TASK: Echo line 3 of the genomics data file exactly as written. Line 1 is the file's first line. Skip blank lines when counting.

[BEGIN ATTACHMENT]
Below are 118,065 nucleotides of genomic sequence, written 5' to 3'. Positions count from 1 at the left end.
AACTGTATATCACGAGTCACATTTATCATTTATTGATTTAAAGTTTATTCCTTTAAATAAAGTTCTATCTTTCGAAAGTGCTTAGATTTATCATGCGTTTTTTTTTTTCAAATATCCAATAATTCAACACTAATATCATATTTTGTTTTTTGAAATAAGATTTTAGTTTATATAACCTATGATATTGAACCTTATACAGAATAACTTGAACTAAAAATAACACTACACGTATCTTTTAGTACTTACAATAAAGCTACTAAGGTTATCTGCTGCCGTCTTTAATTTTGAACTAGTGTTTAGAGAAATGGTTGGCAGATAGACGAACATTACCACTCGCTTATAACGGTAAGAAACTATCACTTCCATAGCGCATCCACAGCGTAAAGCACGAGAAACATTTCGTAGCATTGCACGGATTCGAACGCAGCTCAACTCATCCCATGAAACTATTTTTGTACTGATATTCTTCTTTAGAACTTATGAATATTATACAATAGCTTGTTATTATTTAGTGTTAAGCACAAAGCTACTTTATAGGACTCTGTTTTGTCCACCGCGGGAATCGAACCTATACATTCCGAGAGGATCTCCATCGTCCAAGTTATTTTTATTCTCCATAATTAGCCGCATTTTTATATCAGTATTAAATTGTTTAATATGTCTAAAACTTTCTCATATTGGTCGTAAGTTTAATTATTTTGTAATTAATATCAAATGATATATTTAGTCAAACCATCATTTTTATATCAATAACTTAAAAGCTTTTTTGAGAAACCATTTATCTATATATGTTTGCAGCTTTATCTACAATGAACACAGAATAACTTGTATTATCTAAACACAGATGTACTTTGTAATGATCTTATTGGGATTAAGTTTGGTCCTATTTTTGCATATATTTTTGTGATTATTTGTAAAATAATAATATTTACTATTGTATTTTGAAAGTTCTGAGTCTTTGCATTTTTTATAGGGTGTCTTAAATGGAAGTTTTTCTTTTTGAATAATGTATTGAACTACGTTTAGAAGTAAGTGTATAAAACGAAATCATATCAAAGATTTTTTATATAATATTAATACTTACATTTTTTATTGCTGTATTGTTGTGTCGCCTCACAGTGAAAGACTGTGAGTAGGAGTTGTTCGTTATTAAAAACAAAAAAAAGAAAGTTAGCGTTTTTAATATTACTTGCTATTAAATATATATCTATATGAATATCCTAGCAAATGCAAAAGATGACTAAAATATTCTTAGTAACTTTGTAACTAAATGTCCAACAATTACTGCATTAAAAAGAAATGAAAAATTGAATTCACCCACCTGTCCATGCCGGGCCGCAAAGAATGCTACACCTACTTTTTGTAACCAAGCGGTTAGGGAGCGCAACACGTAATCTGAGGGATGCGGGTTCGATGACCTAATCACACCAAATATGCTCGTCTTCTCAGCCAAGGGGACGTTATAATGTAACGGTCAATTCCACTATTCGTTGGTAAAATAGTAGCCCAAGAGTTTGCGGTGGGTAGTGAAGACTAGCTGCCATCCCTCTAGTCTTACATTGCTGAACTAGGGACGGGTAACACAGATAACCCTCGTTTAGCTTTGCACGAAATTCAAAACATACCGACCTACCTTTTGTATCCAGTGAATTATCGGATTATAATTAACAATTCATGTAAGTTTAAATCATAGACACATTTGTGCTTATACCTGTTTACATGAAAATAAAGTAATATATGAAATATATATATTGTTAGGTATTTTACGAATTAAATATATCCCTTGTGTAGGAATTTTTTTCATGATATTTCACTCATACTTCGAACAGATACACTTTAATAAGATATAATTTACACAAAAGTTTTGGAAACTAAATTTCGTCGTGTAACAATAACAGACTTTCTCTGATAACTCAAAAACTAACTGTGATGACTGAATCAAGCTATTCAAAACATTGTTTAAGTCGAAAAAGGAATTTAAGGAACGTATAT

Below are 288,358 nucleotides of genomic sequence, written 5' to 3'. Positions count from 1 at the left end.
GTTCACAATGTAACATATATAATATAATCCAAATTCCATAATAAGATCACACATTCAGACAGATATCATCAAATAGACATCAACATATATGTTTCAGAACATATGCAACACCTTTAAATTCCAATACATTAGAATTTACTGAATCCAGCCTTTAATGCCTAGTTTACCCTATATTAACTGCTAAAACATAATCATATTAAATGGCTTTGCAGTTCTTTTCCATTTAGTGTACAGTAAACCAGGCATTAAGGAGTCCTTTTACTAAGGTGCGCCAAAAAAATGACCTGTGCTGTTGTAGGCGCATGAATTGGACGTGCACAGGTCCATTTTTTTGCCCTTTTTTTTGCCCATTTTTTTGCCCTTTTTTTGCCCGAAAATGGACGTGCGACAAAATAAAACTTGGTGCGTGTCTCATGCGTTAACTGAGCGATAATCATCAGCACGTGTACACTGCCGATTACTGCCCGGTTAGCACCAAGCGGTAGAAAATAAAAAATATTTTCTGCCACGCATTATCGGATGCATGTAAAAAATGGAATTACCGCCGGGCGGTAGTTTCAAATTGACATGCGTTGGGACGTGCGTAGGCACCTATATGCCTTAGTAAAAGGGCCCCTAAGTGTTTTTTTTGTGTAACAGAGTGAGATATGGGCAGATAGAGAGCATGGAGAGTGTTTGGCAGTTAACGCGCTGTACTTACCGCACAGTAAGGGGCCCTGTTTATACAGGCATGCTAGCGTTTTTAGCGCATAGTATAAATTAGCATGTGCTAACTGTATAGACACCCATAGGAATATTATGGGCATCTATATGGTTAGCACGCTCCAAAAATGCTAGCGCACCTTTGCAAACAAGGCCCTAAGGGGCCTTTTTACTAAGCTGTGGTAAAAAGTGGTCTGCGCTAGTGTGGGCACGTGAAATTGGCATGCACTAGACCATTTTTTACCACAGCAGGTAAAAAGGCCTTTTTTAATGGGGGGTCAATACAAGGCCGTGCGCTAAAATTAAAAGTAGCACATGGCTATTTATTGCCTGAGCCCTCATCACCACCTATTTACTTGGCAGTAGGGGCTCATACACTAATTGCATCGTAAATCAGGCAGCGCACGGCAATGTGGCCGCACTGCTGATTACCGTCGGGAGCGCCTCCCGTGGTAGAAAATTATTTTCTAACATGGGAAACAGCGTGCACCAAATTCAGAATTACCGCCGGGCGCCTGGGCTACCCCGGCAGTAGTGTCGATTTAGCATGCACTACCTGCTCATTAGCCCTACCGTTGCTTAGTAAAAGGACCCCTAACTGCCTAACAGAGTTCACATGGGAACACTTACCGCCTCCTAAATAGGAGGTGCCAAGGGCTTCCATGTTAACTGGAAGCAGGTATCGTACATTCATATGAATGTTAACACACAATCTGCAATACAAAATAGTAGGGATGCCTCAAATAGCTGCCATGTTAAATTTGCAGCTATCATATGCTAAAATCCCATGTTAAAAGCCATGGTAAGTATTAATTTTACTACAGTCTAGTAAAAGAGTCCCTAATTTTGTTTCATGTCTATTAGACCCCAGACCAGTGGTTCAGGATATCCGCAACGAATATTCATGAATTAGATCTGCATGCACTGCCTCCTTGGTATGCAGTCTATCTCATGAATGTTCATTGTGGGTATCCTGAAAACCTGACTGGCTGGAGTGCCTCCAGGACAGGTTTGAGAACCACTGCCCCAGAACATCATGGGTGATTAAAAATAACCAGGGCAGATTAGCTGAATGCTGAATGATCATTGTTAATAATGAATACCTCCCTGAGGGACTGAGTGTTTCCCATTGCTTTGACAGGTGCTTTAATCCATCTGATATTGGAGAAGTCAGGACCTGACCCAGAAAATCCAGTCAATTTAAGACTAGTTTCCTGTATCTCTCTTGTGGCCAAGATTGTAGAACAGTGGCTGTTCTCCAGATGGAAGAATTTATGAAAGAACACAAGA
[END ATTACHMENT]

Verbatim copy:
Below are 288,358 nucleotides of genomic sequence, written 5' to 3'. Positions count from 1 at the left end.